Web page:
On a more serious note, you may not have known that Plato–yes, the philosopher–traveled around the Mediterranean quite a bit before he settled down in Athens for some Socratizing. That’s right. Plato was a backpacker, in his way. You can read about it at the brand new and improved World Hum.
Back when I was still working in bookstores, I stumbled across a strange little book. It was called “Talks with Trees: A Plant Psychic’s Interviews with Vegetables, Flowers and Trees“. At that point, I’d written about Klingon Karaoke, UFOs, Hare Krishnas and Extremo the Clown, so this seemed up my alley. I did a little digging, figured out where the author lived (Southern California), and gave him a call. As it turns out, there’s not a huge market for interviews with plant psychics, so I’ve included highlights below. You can also find excerpts of interviews with a purple potato and a disgruntled redwood here.
Frank Bures: I picked up your book and had a look through it. It’s pretty interesting. You talk to plants.
Leslie Cabarga: Well, I was doing psychic readings, channel readings, for years on people, and developing that. Then it occurred to me that plants are living creatures, and why not try doing it with plants? So I decided I would try to collect 50 interviews with plants and make it into a book. I’d authored about a dozen books before that on graphic design.
FB: You’re a graphic designer?
LC: Uh huh.
FB: So, when you have a conversation, how does it does it start?
LC: It usually feels kind of silly. And I pretty much always have doubts in my mind—you know, will this work? But it pretty much always does. I just start stroking a branch.
FB: Do you talk out loud to them?
LC: Yeah. Both out loud and in my mind, sometimes. It doesn’t seem to make a difference. And of course it’s just impressions that I hear from them. In the book, I chanced upon Pan.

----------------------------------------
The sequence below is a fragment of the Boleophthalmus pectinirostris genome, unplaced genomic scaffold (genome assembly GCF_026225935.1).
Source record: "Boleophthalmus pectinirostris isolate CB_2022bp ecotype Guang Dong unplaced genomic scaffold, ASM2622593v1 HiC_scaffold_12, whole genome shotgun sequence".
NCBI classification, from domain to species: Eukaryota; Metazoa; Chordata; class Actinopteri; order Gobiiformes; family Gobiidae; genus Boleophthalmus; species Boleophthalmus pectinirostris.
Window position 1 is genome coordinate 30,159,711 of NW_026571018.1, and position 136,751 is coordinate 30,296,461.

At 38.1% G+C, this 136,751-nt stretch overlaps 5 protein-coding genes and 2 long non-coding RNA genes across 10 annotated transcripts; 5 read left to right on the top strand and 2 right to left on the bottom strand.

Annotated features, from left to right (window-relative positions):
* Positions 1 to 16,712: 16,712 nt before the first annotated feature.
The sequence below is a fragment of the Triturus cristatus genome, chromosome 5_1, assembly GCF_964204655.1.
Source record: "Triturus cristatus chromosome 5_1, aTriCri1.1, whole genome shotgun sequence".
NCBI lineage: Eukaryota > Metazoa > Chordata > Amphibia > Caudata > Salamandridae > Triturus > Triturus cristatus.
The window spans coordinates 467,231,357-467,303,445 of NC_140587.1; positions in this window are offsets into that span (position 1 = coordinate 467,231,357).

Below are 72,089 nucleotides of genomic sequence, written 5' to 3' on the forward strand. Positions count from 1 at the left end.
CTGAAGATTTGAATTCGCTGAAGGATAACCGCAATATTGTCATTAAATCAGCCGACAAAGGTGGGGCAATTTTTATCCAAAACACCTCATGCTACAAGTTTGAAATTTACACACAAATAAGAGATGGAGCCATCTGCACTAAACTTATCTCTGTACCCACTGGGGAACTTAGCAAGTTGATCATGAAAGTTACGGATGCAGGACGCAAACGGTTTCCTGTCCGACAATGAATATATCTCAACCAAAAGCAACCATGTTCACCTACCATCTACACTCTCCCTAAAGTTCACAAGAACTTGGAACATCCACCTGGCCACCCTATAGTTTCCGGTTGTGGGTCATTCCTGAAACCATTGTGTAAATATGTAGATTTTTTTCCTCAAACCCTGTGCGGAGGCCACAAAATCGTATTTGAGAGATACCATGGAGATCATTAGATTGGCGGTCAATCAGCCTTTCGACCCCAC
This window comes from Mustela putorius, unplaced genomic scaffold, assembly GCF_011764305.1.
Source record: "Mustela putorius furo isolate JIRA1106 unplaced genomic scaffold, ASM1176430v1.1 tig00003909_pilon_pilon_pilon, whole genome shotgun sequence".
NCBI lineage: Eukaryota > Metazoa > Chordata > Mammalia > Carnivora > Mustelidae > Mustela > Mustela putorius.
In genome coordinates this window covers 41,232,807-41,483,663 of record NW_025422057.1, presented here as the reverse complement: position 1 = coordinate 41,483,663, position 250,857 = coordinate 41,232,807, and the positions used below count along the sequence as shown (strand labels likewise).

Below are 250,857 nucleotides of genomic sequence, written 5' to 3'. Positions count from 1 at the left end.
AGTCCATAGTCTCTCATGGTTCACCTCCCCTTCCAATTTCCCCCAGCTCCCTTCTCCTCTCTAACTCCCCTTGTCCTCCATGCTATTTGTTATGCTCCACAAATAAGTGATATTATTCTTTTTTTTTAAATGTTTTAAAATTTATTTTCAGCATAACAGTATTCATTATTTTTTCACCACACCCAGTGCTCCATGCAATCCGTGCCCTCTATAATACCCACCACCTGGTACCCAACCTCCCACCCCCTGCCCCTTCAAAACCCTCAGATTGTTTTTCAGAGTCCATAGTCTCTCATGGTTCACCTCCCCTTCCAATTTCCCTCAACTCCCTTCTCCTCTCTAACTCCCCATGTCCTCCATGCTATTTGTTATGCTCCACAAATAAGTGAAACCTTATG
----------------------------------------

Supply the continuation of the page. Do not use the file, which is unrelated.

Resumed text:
LC: Pan, the God of nature.
FB: The real Pan?
LC: Well, who knows? I think so.
FB: When you’re on the street talking to a tree, are there people walking by?
LC: Oh, that’s in my mind.
FB: You don’t go up in the middle of a crowd and start talking to a bush?
LC: I mean, I have. I was in a restaurant once and I sort of stroked the bush. But again it’s just in my mind.
FB: I see. Now, you brought a head of lettuce home and interviewed it. Did you eat it?
LC: Afterwards, yeah. And of course, I may have asked questions about that. I asked several plants how they feel about being eaten. And that’s when they’ve said things like, there’s pride in being selected to be eaten, and we realize that this is our function.
FB: Do you mow your lawn?
LC: I’ve thought about that. I do. And sometimes I’ve said to them, “Sorry about that!” In general, their attitude is, “We don’t like it, but we respect what you feel you need to do.” So they’re very accommodating in that sense.
In my decade or so as a writer, I’ve interviewed hundreds of people. Many brilliant. Most interesting. And a lot with insights I’d never have come to myself. But there are a few whose brief appearance in my life has, for some reason, stuck. Here are some of the people whose words and ideas come back to me most often, and at strange times (in alphabetical order):
Billy Collins on in-flight poetry
Junot Diaz on nuclear blasts
Niall Ferguson on empire
Elizabeth Gilbert on the one story that can stop your heart
Pico Iyer on the noosphere.
David Lynch on chicken heads.
Chuck Palahniuk on pushing the river (sadly, not online)
Richard Rodriquez on how only further confusion can save us
Binyavanga Wainaina on finding hope in small things (also not online)
There are others too, but ten is ten.